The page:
Lonely in the desert of Texas, on the way to Marfa, is an unlikely Prada outlet. Or so it might seem at first glance. It’s actually an art installation.

Prada Marfa is a site-specific, permanent land art project by artists Elmgreen & Dragset constructed in 2005. Modeled after a Prada boutique, the inaccessible interior of the structure includes luxury goods from Prada’s fall collection from that year. The door does not open, ensuring that the sculpture will never function as a place of commerce. Art Production Fund and Ballroom Marfa co-produced the project.

‘Prada Marfa is an artwork initiated by ourselves and realized in a collaboration with the not-for-profit cultural organizations Art Production Fund and Ballroom Marfa in 2005. It was not a work commissioned by the fashion brand Prada nor had the fashion brand any involvement in the creation of this work. They kindly gave us the permission to use their logo after we asked them, due to the founder Muccia Prada’s personal interest in contemporary art, and she donated shoes and bags, which have never been renewed but stay the same – as a historic display – inside the sculpture.’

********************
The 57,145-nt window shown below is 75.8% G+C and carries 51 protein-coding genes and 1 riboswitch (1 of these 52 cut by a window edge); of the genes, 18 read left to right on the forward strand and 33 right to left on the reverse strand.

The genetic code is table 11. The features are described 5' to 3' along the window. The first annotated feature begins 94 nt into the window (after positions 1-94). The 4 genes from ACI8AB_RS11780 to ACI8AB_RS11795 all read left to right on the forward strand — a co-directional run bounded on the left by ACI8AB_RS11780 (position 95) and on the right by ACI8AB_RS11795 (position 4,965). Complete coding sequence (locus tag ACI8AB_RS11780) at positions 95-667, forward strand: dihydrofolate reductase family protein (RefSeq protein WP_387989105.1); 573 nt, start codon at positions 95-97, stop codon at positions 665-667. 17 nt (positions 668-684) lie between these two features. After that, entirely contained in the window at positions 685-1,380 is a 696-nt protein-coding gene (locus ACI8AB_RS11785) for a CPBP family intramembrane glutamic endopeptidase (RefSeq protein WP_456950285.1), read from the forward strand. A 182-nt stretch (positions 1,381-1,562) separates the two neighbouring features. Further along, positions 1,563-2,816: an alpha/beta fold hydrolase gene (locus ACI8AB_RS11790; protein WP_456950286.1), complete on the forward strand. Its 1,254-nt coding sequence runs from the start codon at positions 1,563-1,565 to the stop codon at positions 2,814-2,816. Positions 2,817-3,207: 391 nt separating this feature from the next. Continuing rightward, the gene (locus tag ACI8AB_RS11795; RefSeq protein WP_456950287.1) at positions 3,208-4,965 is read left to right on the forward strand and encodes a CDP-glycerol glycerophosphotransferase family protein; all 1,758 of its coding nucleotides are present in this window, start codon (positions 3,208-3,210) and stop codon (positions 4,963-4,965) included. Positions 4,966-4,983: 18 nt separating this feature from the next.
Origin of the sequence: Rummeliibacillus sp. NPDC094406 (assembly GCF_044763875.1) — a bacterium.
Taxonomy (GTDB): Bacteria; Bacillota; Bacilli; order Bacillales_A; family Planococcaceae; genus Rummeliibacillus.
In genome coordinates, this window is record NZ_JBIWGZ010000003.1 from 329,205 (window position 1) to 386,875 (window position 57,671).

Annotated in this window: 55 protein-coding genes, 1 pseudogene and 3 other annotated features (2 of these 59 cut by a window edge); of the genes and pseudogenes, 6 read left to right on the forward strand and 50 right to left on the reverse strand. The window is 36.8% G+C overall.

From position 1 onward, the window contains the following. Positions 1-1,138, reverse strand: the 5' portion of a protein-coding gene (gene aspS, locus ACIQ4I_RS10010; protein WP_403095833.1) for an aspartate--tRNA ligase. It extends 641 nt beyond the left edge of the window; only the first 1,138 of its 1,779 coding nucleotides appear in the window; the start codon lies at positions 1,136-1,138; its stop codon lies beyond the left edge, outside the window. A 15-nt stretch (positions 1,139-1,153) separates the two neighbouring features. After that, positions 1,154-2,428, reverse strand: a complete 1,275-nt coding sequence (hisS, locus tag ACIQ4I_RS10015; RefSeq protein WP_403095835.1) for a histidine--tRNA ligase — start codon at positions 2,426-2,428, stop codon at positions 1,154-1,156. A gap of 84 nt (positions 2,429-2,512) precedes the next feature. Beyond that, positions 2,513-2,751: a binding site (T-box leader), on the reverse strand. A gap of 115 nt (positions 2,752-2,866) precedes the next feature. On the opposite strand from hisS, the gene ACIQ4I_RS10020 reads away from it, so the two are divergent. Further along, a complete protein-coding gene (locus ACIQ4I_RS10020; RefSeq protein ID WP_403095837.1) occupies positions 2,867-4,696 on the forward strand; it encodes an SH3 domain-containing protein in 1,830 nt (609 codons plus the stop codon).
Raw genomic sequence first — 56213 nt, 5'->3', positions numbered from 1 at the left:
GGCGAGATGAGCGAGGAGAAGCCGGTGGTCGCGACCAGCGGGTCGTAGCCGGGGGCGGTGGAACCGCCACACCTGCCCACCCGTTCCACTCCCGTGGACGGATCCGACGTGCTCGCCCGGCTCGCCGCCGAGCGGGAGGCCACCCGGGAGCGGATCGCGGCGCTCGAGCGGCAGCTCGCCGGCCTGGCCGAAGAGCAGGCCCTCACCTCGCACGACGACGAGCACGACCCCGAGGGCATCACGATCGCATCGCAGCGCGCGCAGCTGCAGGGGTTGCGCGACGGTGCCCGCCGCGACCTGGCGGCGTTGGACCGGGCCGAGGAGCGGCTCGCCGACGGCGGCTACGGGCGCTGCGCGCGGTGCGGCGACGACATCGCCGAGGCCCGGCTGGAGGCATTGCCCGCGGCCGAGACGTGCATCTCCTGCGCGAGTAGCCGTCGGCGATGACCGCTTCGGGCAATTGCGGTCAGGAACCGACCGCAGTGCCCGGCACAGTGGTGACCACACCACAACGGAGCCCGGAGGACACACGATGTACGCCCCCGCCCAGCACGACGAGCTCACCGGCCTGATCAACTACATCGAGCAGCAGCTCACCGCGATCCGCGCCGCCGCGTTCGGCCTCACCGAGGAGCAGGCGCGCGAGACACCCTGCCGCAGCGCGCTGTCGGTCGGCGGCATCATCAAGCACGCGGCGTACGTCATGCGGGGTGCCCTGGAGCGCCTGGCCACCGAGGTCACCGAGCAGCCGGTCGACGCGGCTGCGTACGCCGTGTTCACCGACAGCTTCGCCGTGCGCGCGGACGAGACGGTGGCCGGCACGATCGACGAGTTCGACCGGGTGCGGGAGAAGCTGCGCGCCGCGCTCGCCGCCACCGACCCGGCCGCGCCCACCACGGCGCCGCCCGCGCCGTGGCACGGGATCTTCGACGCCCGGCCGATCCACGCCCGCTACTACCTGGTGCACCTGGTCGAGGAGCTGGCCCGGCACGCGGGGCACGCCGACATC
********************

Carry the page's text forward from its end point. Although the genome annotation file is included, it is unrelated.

The state threatened to remove Prada Marfa on the grounds that it was an illegal advertisement — only to save it through a bit of a legal loophole. From Adweek:

Prada Marfa, an art installation 26 miles northwest of the West Texas town of Marfa—featuring a fake Prada storefront containing luxury goods—is not an illegal advertisement and can remain on its site off U.S. Highway 90, the state decided this week.